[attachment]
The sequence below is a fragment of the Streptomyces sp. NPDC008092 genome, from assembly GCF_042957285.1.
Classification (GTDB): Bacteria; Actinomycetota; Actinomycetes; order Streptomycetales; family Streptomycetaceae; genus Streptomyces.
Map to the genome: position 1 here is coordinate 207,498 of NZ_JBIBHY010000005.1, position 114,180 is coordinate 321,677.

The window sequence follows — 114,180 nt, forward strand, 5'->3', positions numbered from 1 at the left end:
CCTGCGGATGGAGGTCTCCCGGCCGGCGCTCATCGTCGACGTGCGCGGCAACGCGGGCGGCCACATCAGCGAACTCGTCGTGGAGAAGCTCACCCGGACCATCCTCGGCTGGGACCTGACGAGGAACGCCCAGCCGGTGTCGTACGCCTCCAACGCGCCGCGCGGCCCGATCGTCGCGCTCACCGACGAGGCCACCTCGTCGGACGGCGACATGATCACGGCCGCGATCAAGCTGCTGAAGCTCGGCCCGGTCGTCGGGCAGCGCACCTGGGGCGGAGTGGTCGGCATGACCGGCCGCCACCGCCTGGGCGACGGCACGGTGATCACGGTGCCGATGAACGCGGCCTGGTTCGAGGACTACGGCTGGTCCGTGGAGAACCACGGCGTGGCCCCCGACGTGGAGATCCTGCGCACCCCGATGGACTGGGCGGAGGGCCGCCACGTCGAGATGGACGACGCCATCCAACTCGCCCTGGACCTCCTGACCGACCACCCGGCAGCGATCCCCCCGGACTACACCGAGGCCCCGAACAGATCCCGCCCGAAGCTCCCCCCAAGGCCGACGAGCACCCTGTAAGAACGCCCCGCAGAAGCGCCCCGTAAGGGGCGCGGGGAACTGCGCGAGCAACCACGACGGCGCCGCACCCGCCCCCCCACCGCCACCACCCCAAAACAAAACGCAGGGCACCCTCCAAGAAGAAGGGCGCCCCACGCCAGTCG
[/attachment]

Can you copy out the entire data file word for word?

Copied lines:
The sequence below is a fragment of the Streptomyces sp. NPDC008092 genome, from assembly GCF_042957285.1.
Classification (GTDB): Bacteria; Actinomycetota; Actinomycetes; order Streptomycetales; family Streptomycetaceae; genus Streptomyces.
Map to the genome: position 1 here is coordinate 207,498 of NZ_JBIBHY010000005.1, position 114,180 is coordinate 321,677.

The window sequence follows — 114,180 nt, forward strand, 5'->3', positions numbered from 1 at the left end:
CCTGCGGATGGAGGTCTCCCGGCCGGCGCTCATCGTCGACGTGCGCGGCAACGCGGGCGGCCACATCAGCGAACTCGTCGTGGAGAAGCTCACCCGGACCATCCTCGGCTGGGACCTGACGAGGAACGCCCAGCCGGTGTCGTACGCCTCCAACGCGCCGCGCGGCCCGATCGTCGCGCTCACCGACGAGGCCACCTCGTCGGACGGCGACATGATCACGGCCGCGATCAAGCTGCTGAAGCTCGGCCCGGTCGTCGGGCAGCGCACCTGGGGCGGAGTGGTCGGCATGACCGGCCGCCACCGCCTGGGCGACGGCACGGTGATCACGGTGCCGATGAACGCGGCCTGGTTCGAGGACTACGGCTGGTCCGTGGAGAACCACGGCGTGGCCCCCGACGTGGAGATCCTGCGCACCCCGATGGACTGGGCGGAGGGCCGCCACGTCGAGATGGACGACGCCATCCAACTCGCCCTGGACCTCCTGACCGACCACCCGGCAGCGATCCCCCCGGACTACACCGAGGCCCCGAACAGATCCCGCCCGAAGCTCCCCCCAAGGCCGACGAGCACCCTGTAAGAACGCCCCGCAGAAGCGCCCCGTAAGGGGCGCGGGGAACTGCGCGAGCAACCACGACGGCGCCGCACCCGCCCCCCCACCGCCACCACCCCAAAACAAAACGCAGGGCACCCTCCAAGAAGAAGGGCGCCCCACGCCAGTCG